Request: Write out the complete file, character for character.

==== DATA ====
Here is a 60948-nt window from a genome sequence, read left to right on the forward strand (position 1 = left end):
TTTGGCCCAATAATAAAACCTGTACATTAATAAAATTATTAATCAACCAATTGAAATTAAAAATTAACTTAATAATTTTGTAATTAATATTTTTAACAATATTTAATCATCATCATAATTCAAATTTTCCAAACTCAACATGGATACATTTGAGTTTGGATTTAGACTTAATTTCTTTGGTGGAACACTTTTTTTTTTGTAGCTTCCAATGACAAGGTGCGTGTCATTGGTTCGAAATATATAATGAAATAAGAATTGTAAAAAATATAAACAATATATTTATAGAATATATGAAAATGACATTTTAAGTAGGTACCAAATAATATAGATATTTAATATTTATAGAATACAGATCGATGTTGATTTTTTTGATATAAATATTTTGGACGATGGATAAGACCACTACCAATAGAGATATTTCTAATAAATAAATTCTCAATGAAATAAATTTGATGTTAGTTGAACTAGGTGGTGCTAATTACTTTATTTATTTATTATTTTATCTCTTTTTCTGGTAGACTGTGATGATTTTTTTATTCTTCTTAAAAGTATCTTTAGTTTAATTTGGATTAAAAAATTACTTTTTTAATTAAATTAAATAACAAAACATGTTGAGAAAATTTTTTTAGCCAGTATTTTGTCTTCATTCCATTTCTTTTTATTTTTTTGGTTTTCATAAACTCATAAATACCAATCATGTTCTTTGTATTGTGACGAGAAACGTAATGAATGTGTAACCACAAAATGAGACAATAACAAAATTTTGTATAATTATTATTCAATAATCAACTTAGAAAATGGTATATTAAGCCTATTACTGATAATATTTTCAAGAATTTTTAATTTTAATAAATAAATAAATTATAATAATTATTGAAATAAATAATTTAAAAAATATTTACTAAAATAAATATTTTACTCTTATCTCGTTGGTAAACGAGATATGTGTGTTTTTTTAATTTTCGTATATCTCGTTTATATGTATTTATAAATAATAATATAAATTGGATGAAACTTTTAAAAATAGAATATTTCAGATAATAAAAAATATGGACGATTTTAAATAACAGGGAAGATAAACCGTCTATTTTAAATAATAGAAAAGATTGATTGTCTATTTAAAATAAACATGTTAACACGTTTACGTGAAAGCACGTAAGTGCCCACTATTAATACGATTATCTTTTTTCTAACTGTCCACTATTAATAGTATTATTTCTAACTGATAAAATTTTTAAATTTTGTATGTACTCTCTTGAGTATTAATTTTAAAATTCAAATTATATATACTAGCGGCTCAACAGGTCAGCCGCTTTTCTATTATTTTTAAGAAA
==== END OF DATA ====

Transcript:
Here is a 60948-nt window from a genome sequence, read left to right on the forward strand (position 1 = left end):
TTTGGCCCAATAATAAAACCTGTACATTAATAAAATTATTAATCAACCAATTGAAATTAAAAATTAACTTAATAATTTTGTAATTAATATTTTTAACAATATTTAATCATCATCATAATTCAAATTTTCCAAACTCAACATGGATACATTTGAGTTTGGATTTAGACTTAATTTCTTTGGTGGAACACTTTTTTTTTTGTAGCTTCCAATGACAAGGTGCGTGTCATTGGTTCGAAATATATAATGAAATAAGAATTGTAAAAAATATAAACAATATATTTATAGAATATATGAAAATGACATTTTAAGTAGGTACCAAATAATATAGATATTTAATATTTATAGAATACAGATCGATGTTGATTTTTTTGATATAAATATTTTGGACGATGGATAAGACCACTACCAATAGAGATATTTCTAATAAATAAATTCTCAATGAAATAAATTTGATGTTAGTTGAACTAGGTGGTGCTAATTACTTTATTTATTTATTATTTTATCTCTTTTTCTGGTAGACTGTGATGATTTTTTTATTCTTCTTAAAAGTATCTTTAGTTTAATTTGGATTAAAAAATTACTTTTTTAATTAAATTAAATAACAAAACATGTTGAGAAAATTTTTTTAGCCAGTATTTTGTCTTCATTCCATTTCTTTTTATTTTTTTGGTTTTCATAAACTCATAAATACCAATCATGTTCTTTGTATTGTGACGAGAAACGTAATGAATGTGTAACCACAAAATGAGACAATAACAAAATTTTGTATAATTATTATTCAATAATCAACTTAGAAAATGGTATATTAAGCCTATTACTGATAATATTTTCAAGAATTTTTAATTTTAATAAATAAATAAATTATAATAATTATTGAAATAAATAATTTAAAAAATATTTACTAAAATAAATATTTTACTCTTATCTCGTTGGTAAACGAGATATGTGTGTTTTTTTAATTTTCGTATATCTCGTTTATATGTATTTATAAATAATAATATAAATTGGATGAAACTTTTAAAAATAGAATATTTCAGATAATAAAAAATATGGACGATTTTAAATAACAGGGAAGATAAACCGTCTATTTTAAATAATAGAAAAGATTGATTGTCTATTTAAAATAAACATGTTAACACGTTTACGTGAAAGCACGTAAGTGCCCACTATTAATACGATTATCTTTTTTCTAACTGTCCACTATTAATAGTATTATTTCTAACTGATAAAATTTTTAAATTTTGTATGTACTCTCTTGAGTATTAATTTTAAAATTCAAATTATATATACTAGCGGCTCAACAGGTCAGCCGCTTTTCTATTATTTTTAAGAAA